When a novel, adaptive mutation arises in a population it is more likely to go extinct than go to fixation. This is because rare alleles can by chance be lost from the population through accidental deaths, chromosomal segregation, or other forces behind genetic drift.

In 1955 Motoo Kimura used what’s known as diffusion theory to find formulas for calculating the probability that a novel allele with selection coefficient goes to fixation. For example, take a haploid, Wright-Fisher population of size that consists of only **A** individuals with fitness . Assume that one of those individuals mutates to **B**, such that the . From this setup, Kimura found that the the probability that **B** will eventually become fixed in the population and **A** goes extinct is approximately

under the right assumptions. For diploids with fitnesses , , and . This is

Sella and Hirch (2005) use intuition to modify Kimura’s results and derive some better and more useful alternatives for the above equations, which we use in our work for their nice properties. Sella and Hirch give the following equation in their paper:

where if the population is haploid and if the population is diploid “with multiplicative fitness within loci. …” Unfortunately, they did not specify the diploid model that they were using because there are two different ones used in the literature.

The first one is used above, , , and .

The second one is , , and .

As you can see, is not measuring the same thing in both models. In the first approach, ; in the second . This is important because accidentally mixing up the models will lead to erroneous results.

The difference between these two diploid models came up last week when we were applying Sella and Hirch (2005) to one of our projects. For diploids, we just couldn’t get their approximation to work (), and we suspected that they were using the second model, while we had read their paper to imply the first model. We looked back at their paper and realized that they neglect to specify exactly how they calculate and for diploids; we weren’t sure what they used.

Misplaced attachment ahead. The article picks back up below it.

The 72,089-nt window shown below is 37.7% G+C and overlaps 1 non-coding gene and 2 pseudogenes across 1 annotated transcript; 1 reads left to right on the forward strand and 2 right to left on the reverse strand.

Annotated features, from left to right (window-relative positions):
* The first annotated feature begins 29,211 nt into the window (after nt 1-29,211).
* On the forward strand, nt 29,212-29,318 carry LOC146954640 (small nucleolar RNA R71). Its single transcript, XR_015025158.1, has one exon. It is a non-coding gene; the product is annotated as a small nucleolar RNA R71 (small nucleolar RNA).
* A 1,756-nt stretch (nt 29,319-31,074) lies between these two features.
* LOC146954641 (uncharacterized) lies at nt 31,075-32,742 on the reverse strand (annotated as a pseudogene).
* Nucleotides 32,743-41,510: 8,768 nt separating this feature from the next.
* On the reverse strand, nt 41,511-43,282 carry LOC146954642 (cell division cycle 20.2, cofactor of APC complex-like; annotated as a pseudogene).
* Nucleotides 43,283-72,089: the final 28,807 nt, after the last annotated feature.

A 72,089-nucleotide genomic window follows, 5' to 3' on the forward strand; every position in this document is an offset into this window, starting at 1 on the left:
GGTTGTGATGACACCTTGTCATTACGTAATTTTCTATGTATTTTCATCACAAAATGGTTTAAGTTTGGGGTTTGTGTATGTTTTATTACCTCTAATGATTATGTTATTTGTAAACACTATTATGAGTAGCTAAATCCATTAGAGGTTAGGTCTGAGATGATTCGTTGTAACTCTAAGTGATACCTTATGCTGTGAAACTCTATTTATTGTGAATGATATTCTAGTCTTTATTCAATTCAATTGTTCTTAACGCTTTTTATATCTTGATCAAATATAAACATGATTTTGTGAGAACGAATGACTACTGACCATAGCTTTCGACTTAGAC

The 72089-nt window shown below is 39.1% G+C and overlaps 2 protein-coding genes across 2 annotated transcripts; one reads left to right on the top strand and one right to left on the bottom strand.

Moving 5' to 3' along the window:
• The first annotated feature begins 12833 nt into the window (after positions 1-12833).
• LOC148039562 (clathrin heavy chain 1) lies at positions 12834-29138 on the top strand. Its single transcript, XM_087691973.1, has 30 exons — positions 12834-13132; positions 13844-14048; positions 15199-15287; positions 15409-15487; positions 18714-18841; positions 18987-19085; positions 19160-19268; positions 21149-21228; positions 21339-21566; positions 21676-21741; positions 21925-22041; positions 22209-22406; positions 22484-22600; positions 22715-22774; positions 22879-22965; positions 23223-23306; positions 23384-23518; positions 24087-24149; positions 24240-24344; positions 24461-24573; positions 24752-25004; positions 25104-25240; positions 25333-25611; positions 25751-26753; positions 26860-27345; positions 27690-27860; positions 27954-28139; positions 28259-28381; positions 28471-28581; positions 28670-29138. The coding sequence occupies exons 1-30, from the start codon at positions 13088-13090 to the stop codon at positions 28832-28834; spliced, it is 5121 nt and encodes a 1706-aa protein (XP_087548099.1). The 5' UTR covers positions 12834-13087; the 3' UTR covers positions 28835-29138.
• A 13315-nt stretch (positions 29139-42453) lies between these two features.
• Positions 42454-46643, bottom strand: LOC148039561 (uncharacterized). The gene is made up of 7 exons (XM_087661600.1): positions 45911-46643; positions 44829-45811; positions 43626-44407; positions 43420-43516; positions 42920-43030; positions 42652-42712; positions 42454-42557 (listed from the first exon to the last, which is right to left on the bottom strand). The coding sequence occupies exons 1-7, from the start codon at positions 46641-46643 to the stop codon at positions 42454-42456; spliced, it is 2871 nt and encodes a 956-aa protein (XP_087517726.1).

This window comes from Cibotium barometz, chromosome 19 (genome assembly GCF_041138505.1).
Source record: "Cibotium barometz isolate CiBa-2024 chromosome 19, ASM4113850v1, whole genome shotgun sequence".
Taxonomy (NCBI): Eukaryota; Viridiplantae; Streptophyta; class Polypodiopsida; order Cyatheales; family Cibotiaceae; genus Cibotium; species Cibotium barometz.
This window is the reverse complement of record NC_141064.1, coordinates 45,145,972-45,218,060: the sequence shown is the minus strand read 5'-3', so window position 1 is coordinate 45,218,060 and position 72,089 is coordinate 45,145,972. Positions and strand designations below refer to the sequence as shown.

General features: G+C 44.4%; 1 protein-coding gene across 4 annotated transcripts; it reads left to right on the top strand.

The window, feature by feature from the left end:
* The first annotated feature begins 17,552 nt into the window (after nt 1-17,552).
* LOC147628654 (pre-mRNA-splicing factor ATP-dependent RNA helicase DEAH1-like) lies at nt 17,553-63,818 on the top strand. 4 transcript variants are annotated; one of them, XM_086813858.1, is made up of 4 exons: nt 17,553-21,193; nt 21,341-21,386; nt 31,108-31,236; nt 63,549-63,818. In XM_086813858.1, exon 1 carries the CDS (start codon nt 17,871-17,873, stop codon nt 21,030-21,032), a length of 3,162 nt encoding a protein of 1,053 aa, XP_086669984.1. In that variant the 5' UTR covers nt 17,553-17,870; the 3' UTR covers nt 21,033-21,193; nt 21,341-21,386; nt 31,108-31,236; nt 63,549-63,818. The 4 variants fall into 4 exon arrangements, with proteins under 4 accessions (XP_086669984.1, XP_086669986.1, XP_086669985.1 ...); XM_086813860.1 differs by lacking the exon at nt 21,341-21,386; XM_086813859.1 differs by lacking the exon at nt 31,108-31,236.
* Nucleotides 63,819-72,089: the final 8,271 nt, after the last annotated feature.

I ended up working through their unspecified math to verify that in fact Sella and Hirch (2005) used the second model of diploid fitnesses, while we wanted to work with the first model. So here is a clarification of their equation, based on our way of thinking:

where if the population is haploid with fitnesses and , and if the population is diploid with fitnesses , , and .

#### References

- Sella and Hirch (2005) The application of statistical physics to evolutionary biology. PNAS 102:27 9541–9546.

Caveat: I am not a geneticist.

You cite two fitness models that are common in the literature, and I was somewhat surprised that neither one matches the classic models that I was taught in high-school biology. Well, OK, let me rephrase that: high-school biology didn’t teach anything like an explicit fitness model, they did present a couple of standard patterns of diploid gene interaction, which would suggest the following fitness models:

1. (“Recessive mutation”) f[AA] = f[AB] = 1; f[BB] = 1 + s

2. (“Dominant mutation”) f[AA] = 1; f[AB] = f[BB] = 1 + s

Do these fitness models affect the fixation probabilities much?

You write

Unfortunately, they did specify the diploid model that they were using because there are two different ones used in the literature.Isn’t there a “not” missing?

Fixed

Full dominance (or recessivness) are used a lot in classically derived population genetic models. However, genetic systems are often not best characterized under full dominance.

The system of multiplicative fitnesses here represent incomplete dominance, in which the heterozygote is intermediate of the homozygotes. It is used a lot in molecular evolution because on can derive explicit solutions for it. If one of the alleles was dominant, then the solution is extremely complex or nonexistent.

Update